Welcome to Bronco World. lol. Don't get discouraged. Alot of folks get rude if you don't use the search function first. I'm assuming you want to get into wheeling with that in mind I'll give you these nuggets of information.
Get yourself a basic set of tools if you don't have any already, make a way of securing them when on the trail.
A booney box is helpfull. Recovery equipment, spare fluids, means of collecting old ones, on the trail patch adhesives, radiator stop leak, common parts that can go out are good things to have.
Wheel what you brung at first. Find someone to go with and enjoy your new truck. Take it slow and learn how to pick your lines. You will be surprised how much ability the truck has in stock form. Remember than the more offroad savy you make your truck the more the on road manners decrease most of the time.
Buy a Haynes or Chiltons manual. these will be most helpfull.
Bring a shovel.
A highlift jack is nice too.
If you ever have any questions you think I can help you with don't hesitate to PM me. I check in here almost daily. If you stick with this hobby expect to find great outdoor enjoyment and hours and hours of fun wrenching and wheeling on your machine. Be warned: It's highly addictive.

Thanks for the advice, I need to get a bunch of stuff for the off roading. I do have a Haynes manual and a ton of tools. I an quite handy with a wrench and have done a lot of work on Honda's and BMW's just never had a truck.

I thank eveyone that has give constuctive information here, thanks again
 

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Post the axle code thats on the sticker of information in the door jamb. Someone will respond to you regarding the gear ratio.
 

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Yup, I'm fullsize....
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1,798 Posts
RancorX said:
1. What transfer case do I have or how do I Identify it?
Most likely a BW1356.

RancorX said:
2. What rear axle do I have or how do I identify it?
Most likely a Ford 8.8

RancorX said:
3. What front axle do I have or how do I identify it?
If it's stock, then a Dana 44.

RancorX said:
4. Does anyone know the measurements of the stock transmission cooler?
I think the stock cooler is something like 11"x7"x1.5" stacked plate.

RancorX said:
5. Is there anything else maintenance wise, that I should change/check while I am at it?
If you have the autolocking hubs - ditch'em like a bad habit. Get either Warn Premium or some MileMarkers. There are some really good writeups in the "Tech Write ups - Installs" forum. Also, if you don't already have the transmission cooler, buy the largest one you can find and install it yesterday. Also get a remote transmission filter (http://store.summitracing.com/default.asp?Ntt=permacool&searchinresults=false&Ntk=KeywordSearch&DDS=1&N=115&target=egnsearch.asp&x=0&y=0 or search for the username "Sixlitre" on this site.)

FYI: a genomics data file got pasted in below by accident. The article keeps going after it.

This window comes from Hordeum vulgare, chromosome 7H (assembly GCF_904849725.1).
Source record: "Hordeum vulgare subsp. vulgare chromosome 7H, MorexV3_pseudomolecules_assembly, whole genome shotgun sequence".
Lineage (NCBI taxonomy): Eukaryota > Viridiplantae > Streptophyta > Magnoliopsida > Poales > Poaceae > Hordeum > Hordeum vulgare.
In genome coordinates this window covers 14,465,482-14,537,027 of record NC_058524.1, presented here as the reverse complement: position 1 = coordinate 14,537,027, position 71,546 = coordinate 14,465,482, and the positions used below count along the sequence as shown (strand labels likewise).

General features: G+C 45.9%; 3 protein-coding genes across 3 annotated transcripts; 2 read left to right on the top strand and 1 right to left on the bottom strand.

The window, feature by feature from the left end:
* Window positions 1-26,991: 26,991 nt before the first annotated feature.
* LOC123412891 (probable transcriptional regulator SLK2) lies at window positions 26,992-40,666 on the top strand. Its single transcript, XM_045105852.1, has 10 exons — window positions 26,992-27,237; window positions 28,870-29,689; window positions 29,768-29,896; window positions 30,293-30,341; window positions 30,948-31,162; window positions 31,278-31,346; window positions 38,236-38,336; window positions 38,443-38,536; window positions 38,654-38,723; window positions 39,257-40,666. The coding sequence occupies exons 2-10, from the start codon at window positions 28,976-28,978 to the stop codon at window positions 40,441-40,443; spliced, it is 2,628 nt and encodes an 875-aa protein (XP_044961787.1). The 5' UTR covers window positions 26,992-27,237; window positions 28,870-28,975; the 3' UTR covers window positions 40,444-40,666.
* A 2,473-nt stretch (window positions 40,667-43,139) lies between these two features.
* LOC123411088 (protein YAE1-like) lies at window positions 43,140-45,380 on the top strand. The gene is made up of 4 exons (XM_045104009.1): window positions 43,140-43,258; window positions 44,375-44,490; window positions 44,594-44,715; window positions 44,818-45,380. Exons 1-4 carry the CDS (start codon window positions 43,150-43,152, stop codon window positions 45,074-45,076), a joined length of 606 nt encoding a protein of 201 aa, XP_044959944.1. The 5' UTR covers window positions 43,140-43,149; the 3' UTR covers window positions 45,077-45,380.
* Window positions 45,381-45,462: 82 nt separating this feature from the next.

RancorX said:
Thanks in advance.
:beer
Welcome to the addiction.
 

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RancorX said:
Thanks for the advice, I need to get a bunch of stuff for the off roading. I do have a Haynes manual and a ton of tools. I an quite handy with a wrench and have done a lot of work on Honda's and BMW's just never had a truck.

I thank eveyone that has give constuctive information here, thanks again
Cool. You'll be up to speed in no time then. When I started this hobby/obsession I thought all there was to putting bigger tires on was to lift the vehicle and bolt on the wheels. While you can do that it's the path to big breakage. Like I said earlier. Take a chance to browse around. There's a ton of info here. Don't forget to vote for Fullsize of the Year. :toothless
 

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Zombie Hunter
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BigNorm said:
Cool. You'll be up to speed in no time then. When I started this hobby/obsession I thought all there was to putting bigger tires on was to lift the vehicle and bolt on the wheels. While you can do that it's the path to big breakage. Like I said earlier. Take a chance to browse around. There's a ton of info here. Don't forget to vote for Fullsize of the Year. :toothless
Nothin' like kissin ass for a vote huh Norm? (just kidding):beer

Norm has a very functional off road vehicle. Not all of us have the need for intense offroad vehicles. Mine sees limited offroad use, it's mostly a pavement princess. There is information galore here, and people willing to help ya out.

<~~~My AIM/ICQ/E-mail information is over there, feel free to use it, others have.
 

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Bronco Rob said:
Nothin' like kissin ass for a vote huh Norm? (just kidding):beer

Norm has a very functional off road vehicle. Not all of us have the need for intense offroad vehicles. Mine sees limited offroad use, it's mostly a pavement princess. There is information galore here, and people willing to help ya out.

<~~~My AIM/ICQ/E-mail information is over there, feel free to use it, others have.
Whatever do you mean?

Thanx for the cudos. I believe very few people actually NEED a huge truck. I don't even think mines that big yet. Truth be told I could do 90 percent of what I wanted to get done with my TTB, 9" with Detroit, 4" lift on 33s. It worked great. But not so great when I played on the slab on the con. I want to conquer that last 10%